Table of Contents
Urban Studies Research
Volume 2011, Article ID 687834, 12 pages
Research Article

Use of the Planning Outreach Liaison Model in the Neighborhood Planning Process: A Case Study in Seattle's Rainier Valley Neighborhood

1Civil and Environmental Engineering, Stanford University, 7910 Swartz Avenue, Sebastopol, CA 95472, USA
2School of Education and Woods Institute for the Environment, Stanford University, 485 Lasuen Mall, Stanford, CA 94305, USA
3Sharon Ryan Communications, 29 President Avenue, Providence, RI 02906, USA

Received 6 May 2011; Revised 31 August 2011; Accepted 22 September 2011

Academic Editor: Michelle Thompson-Fawcett

Copyright © 2011 Molly Oshun et al. This is an open access article distributed under the Creative Commons Attribution License, which permits unrestricted use, distribution, and reproduction in any medium, provided the original work is properly cited.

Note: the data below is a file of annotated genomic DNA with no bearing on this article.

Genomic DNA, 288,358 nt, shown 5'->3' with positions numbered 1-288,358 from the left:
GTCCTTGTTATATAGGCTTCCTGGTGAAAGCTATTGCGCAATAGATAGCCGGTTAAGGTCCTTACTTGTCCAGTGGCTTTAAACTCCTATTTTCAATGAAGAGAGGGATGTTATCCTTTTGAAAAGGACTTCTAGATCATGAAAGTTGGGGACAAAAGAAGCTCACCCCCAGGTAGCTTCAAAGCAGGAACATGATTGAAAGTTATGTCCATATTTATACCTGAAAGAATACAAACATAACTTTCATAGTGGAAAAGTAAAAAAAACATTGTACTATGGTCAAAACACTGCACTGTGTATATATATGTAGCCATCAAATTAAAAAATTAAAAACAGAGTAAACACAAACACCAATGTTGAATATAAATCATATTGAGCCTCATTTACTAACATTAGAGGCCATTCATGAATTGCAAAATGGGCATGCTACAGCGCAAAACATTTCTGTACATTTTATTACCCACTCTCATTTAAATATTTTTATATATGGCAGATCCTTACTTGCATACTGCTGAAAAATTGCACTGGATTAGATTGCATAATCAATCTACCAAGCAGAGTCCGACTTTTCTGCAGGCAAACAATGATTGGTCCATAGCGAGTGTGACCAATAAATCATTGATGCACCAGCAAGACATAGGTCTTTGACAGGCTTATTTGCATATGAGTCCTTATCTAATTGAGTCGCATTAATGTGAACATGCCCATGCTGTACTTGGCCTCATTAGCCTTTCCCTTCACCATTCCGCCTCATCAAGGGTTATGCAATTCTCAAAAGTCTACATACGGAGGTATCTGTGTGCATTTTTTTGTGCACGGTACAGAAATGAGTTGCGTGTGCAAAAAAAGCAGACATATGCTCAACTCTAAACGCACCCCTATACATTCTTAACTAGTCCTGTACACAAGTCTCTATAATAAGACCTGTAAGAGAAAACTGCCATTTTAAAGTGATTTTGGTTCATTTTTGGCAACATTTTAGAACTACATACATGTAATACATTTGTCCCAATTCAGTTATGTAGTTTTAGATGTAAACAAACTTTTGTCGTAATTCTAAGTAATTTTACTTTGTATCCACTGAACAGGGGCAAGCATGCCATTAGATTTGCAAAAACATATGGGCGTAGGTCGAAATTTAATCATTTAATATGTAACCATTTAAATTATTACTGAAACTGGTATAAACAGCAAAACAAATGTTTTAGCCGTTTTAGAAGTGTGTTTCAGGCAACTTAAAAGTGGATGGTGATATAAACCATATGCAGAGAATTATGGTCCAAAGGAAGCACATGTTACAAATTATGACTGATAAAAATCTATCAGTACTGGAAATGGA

Our study examines a nontraditional engagement process employed by the City of Seattle during neighborhood plan updates. Adapting the trusted advocates model from the public health field, the city hired planning outreach liaisons (POLs) from 13 diverse community groups to solicit input from traditionally underrepresented residents. To explore the efficacy of this approach, we collected data through interviews with residents, neighborhood leaders, community development firm employees, university researchers, and municipal staff; a review of planning documents; observation at planning meetings. We found that the POLs effectively engaged underrepresented groups—including more than 1,200 stakeholders—particularly those characterized as self-organized, centralized or having strong social networks and were important in the advancement of democratic principles. Greater transparency by the city about process goals and constraints, along with strategies to address power issues, may have facilitated better communication and relationship building among the city, newly enfranchised residents, and the “usual suspects.”